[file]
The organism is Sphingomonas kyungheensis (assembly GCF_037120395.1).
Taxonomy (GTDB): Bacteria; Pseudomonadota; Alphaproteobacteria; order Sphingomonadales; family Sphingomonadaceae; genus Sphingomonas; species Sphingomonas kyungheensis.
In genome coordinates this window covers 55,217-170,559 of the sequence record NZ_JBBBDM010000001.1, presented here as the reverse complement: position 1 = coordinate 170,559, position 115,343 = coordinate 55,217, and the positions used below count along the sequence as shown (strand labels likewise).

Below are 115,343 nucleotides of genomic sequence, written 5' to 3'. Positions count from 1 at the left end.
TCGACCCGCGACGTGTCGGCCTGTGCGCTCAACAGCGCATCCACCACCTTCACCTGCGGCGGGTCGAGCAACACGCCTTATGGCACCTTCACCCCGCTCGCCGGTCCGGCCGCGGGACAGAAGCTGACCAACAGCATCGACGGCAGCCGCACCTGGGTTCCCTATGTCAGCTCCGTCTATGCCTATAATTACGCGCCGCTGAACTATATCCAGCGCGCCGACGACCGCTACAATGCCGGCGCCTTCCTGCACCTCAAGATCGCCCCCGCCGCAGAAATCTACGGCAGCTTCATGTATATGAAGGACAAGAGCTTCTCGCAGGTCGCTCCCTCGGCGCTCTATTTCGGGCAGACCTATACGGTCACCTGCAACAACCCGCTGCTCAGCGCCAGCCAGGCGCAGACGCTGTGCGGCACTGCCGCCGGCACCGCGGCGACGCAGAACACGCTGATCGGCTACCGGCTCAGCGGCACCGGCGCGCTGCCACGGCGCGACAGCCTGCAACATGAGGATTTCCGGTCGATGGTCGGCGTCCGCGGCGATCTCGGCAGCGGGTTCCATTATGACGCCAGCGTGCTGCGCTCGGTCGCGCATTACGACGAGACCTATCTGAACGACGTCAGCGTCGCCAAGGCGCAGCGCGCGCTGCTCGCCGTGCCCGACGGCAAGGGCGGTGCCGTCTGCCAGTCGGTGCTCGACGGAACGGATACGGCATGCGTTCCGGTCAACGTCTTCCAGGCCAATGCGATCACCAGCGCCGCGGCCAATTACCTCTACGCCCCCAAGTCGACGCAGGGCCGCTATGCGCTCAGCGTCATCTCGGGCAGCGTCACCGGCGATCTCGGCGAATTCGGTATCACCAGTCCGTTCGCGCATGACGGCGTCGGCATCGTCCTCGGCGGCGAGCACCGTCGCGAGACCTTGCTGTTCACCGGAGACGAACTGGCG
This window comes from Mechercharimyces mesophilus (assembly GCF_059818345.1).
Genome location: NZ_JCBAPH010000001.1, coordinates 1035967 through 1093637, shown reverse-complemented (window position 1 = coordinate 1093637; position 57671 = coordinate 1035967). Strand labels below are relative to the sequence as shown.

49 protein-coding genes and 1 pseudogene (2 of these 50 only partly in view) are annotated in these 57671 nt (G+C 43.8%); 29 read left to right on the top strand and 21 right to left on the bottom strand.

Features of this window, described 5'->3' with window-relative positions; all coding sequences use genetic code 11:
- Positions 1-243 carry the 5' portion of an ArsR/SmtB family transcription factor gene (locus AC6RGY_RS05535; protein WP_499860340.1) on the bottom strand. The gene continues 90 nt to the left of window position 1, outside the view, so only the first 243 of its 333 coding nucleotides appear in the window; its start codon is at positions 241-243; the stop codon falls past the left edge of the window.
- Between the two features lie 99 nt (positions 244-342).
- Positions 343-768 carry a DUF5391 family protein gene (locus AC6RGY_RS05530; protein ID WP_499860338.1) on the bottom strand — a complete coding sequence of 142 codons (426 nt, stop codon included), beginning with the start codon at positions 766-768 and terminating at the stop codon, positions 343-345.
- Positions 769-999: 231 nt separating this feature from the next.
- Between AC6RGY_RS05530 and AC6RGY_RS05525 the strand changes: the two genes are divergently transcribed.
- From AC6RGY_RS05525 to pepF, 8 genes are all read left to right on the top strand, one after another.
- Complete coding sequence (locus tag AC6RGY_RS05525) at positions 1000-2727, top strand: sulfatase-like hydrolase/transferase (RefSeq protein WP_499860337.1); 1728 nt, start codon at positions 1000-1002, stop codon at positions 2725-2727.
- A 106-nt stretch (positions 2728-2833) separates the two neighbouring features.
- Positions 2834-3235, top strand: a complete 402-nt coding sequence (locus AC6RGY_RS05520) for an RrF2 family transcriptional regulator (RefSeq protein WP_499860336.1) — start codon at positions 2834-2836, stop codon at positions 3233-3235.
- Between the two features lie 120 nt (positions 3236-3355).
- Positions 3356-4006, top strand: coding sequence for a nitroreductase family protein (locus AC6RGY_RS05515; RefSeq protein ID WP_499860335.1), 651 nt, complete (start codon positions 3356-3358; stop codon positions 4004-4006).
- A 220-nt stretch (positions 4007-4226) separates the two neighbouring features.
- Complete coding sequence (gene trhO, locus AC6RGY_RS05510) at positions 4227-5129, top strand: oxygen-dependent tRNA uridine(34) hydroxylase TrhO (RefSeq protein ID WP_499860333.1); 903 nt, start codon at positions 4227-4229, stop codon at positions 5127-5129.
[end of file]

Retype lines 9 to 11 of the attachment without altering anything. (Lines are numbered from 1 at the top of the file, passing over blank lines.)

Features of this window, described 5'->3' with window-relative positions; all coding sequences use genetic code 11:
- Positions 1-243 carry the 5' portion of an ArsR/SmtB family transcription factor gene (locus AC6RGY_RS05535; protein WP_499860340.1) on the bottom strand. The gene continues 90 nt to the left of window position 1, outside the view, so only the first 243 of its 333 coding nucleotides appear in the window; its start codon is at positions 241-243; the stop codon falls past the left edge of the window.
- Between the two features lie 99 nt (positions 244-342).